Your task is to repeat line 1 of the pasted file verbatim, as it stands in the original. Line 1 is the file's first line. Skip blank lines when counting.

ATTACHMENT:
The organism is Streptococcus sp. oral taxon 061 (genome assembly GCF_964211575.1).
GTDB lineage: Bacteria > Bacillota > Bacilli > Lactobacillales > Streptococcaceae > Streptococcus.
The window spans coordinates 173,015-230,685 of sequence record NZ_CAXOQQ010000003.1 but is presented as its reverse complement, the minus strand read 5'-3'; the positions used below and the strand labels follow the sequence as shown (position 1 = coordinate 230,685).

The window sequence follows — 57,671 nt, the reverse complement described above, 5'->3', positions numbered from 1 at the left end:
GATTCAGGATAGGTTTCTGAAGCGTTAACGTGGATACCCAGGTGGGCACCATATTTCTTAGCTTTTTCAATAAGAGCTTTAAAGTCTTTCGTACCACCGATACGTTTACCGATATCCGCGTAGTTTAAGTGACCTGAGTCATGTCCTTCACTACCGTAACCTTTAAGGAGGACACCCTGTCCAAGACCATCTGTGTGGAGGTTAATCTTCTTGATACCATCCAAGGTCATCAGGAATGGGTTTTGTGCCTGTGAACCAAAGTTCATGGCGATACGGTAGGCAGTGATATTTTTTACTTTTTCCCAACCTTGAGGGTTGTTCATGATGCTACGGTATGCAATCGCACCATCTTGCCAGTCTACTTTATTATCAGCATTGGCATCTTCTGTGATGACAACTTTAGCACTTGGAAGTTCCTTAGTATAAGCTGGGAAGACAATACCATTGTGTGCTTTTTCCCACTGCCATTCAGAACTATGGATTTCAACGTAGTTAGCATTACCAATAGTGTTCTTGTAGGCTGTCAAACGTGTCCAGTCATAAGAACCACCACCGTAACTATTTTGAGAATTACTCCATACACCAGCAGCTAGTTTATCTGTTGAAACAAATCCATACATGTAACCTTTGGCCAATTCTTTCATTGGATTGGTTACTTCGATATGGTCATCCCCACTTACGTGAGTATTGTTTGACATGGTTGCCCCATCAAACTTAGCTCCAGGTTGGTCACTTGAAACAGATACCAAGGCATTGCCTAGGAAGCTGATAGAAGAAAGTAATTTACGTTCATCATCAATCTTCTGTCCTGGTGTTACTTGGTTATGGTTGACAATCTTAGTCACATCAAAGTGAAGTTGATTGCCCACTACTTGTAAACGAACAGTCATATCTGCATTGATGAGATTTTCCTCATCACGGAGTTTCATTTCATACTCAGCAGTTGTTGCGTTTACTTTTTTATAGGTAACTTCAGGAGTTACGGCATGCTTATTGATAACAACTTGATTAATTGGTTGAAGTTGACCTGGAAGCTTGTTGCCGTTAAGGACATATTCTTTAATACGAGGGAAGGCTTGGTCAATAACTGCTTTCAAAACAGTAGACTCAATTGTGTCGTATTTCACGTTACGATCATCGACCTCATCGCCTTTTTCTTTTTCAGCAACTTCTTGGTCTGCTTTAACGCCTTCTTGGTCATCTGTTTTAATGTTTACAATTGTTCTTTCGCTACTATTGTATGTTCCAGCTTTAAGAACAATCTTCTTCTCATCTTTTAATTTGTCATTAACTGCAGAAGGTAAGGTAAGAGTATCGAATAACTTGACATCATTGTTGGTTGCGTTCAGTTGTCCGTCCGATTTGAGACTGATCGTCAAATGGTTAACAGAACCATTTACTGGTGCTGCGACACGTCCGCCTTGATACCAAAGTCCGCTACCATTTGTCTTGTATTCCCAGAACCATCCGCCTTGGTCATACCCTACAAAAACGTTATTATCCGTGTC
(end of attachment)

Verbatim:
The organism is Streptococcus sp. oral taxon 061 (genome assembly GCF_964211575.1).